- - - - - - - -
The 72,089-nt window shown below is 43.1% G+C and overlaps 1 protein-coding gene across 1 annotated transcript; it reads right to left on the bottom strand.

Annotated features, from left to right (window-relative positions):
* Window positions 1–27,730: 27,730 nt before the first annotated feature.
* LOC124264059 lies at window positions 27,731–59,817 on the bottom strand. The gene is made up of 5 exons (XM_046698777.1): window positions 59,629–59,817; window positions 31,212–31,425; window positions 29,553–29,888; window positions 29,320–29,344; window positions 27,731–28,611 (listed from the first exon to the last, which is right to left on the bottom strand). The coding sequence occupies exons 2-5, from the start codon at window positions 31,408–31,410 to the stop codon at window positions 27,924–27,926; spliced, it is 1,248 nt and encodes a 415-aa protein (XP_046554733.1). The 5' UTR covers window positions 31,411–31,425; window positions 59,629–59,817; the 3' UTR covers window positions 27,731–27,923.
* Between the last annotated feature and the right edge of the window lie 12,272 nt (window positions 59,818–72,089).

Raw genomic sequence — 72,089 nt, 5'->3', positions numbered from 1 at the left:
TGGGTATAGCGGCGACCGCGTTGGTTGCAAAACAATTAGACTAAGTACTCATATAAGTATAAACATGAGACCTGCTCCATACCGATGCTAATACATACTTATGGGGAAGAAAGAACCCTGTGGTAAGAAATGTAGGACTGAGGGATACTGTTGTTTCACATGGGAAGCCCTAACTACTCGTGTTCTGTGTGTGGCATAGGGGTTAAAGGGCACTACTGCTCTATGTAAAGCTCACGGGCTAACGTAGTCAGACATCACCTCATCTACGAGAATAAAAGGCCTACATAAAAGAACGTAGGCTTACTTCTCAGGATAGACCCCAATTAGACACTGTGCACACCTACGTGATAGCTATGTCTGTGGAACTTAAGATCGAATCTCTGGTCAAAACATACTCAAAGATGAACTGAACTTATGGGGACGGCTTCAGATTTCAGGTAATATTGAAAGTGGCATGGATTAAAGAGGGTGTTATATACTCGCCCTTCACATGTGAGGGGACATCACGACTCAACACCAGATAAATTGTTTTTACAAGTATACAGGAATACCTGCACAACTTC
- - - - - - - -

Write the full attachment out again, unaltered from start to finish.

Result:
The 72,089-nt window shown below is 43.1% G+C and overlaps 1 protein-coding gene across 1 annotated transcript; it reads right to left on the bottom strand.

Annotated features, from left to right (window-relative positions):
* Window positions 1–27,730: 27,730 nt before the first annotated feature.
* LOC124264059 lies at window positions 27,731–59,817 on the bottom strand. The gene is made up of 5 exons (XM_046698777.1): window positions 59,629–59,817; window positions 31,212–31,425; window positions 29,553–29,888; window positions 29,320–29,344; window positions 27,731–28,611 (listed from the first exon to the last, which is right to left on the bottom strand). The coding sequence occupies exons 2-5, from the start codon at window positions 31,408–31,410 to the stop codon at window positions 27,924–27,926; spliced, it is 1,248 nt and encodes a 415-aa protein (XP_046554733.1). The 5' UTR covers window positions 31,411–31,425; window positions 59,629–59,817; the 3' UTR covers window positions 27,731–27,923.
* Between the last annotated feature and the right edge of the window lie 12,272 nt (window positions 59,818–72,089).

Raw genomic sequence — 72,089 nt, 5'->3', positions numbered from 1 at the left:
TGGGTATAGCGGCGACCGCGTTGGTTGCAAAACAATTAGACTAAGTACTCATATAAGTATAAACATGAGACCTGCTCCATACCGATGCTAATACATACTTATGGGGAAGAAAGAACCCTGTGGTAAGAAATGTAGGACTGAGGGATACTGTTGTTTCACATGGGAAGCCCTAACTACTCGTGTTCTGTGTGTGGCATAGGGGTTAAAGGGCACTACTGCTCTATGTAAAGCTCACGGGCTAACGTAGTCAGACATCACCTCATCTACGAGAATAAAAGGCCTACATAAAAGAACGTAGGCTTACTTCTCAGGATAGACCCCAATTAGACACTGTGCACACCTACGTGATAGCTATGTCTGTGGAACTTAAGATCGAATCTCTGGTCAAAACATACTCAAAGATGAACTGAACTTATGGGGACGGCTTCAGATTTCAGGTAATATTGAAAGTGGCATGGATTAAAGAGGGTGTTATATACTCGCCCTTCACATGTGAGGGGACATCACGACTCAACACCAGATAAATTGTTTTTACAAGTATACAGGAATACCTGCACAACTTC